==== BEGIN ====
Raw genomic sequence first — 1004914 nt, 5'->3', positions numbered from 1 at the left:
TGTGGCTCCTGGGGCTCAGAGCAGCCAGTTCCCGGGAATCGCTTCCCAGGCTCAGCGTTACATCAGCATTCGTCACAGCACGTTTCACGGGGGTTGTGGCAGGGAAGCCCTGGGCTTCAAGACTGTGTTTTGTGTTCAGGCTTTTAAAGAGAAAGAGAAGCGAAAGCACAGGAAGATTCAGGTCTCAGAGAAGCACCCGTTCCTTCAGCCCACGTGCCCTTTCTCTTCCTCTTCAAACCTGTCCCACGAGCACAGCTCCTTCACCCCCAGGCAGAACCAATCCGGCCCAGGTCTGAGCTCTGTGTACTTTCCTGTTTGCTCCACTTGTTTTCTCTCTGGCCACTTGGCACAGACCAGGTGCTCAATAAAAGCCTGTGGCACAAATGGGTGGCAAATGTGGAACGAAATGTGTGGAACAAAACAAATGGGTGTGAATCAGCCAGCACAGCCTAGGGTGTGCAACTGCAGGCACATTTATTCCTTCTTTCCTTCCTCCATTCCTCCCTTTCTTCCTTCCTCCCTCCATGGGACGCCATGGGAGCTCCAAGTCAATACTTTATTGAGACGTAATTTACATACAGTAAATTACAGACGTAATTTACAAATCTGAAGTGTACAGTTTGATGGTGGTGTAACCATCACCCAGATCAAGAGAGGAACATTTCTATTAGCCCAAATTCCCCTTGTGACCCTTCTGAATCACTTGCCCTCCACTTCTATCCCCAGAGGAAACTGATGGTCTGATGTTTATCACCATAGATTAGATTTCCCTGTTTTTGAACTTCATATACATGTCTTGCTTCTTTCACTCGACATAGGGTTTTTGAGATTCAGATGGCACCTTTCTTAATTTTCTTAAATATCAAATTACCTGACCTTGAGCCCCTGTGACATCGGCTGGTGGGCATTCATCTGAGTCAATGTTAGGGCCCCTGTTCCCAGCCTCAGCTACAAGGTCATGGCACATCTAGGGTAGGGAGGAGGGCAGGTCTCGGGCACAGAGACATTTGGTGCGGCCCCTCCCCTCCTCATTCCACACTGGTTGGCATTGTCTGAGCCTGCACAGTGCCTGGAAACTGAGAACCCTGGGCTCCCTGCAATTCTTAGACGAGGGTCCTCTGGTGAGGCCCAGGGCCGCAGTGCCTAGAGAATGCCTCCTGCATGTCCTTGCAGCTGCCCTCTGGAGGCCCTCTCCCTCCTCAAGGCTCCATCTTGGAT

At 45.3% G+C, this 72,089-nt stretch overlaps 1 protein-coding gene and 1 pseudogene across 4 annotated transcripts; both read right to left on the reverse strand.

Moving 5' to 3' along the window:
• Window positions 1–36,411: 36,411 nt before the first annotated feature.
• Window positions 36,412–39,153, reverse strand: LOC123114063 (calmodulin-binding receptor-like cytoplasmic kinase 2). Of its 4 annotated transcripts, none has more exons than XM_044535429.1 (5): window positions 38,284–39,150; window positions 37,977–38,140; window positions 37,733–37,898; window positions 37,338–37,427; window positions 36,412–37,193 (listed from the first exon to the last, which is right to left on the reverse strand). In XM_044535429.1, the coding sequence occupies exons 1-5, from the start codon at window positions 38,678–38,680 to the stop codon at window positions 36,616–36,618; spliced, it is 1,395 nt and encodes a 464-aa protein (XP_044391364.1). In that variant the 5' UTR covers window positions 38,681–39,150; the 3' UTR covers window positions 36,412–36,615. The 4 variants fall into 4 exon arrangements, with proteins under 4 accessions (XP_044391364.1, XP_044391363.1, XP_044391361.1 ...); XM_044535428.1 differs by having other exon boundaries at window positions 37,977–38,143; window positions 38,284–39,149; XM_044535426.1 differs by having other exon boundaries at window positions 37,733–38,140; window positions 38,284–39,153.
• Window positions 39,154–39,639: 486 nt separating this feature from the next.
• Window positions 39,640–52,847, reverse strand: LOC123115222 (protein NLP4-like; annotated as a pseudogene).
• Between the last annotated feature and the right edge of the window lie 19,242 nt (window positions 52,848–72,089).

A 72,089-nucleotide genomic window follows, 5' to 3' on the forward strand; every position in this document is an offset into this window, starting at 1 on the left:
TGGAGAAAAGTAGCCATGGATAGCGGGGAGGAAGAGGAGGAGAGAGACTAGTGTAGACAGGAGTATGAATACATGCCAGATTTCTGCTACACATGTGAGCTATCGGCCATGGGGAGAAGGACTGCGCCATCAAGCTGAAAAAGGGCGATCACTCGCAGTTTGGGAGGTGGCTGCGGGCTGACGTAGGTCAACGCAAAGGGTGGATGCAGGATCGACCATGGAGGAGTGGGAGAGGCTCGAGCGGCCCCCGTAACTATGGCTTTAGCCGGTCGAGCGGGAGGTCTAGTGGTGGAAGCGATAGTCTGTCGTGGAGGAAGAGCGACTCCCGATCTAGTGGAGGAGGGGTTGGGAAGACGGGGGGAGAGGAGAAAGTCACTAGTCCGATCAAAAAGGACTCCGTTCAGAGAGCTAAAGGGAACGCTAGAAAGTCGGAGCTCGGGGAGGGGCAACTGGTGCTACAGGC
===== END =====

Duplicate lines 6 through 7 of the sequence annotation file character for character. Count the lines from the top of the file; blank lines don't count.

• Window positions 36,412–39,153, reverse strand: LOC123114063 (calmodulin-binding receptor-like cytoplasmic kinase 2). Of its 4 annotated transcripts, none has more exons than XM_044535429.1 (5): window positions 38,284–39,150; window positions 37,977–38,140; window positions 37,733–37,898; window positions 37,338–37,427; window positions 36,412–37,193 (listed from the first exon to the last, which is right to left on the reverse strand). In XM_044535429.1, the coding sequence occupies exons 1-5, from the start codon at window positions 38,678–38,680 to the stop codon at window positions 36,616–36,618; spliced, it is 1,395 nt and encodes a 464-aa protein (XP_044391364.1). In that variant the 5' UTR covers window positions 38,681–39,150; the 3' UTR covers window positions 36,412–36,615. The 4 variants fall into 4 exon arrangements, with proteins under 4 accessions (XP_044391364.1, XP_044391363.1, XP_044391361.1 ...); XM_044535428.1 differs by having other exon boundaries at window positions 37,977–38,143; window positions 38,284–39,149; XM_044535426.1 differs by having other exon boundaries at window positions 37,733–38,140; window positions 38,284–39,153.
• Window positions 39,154–39,639: 486 nt separating this feature from the next.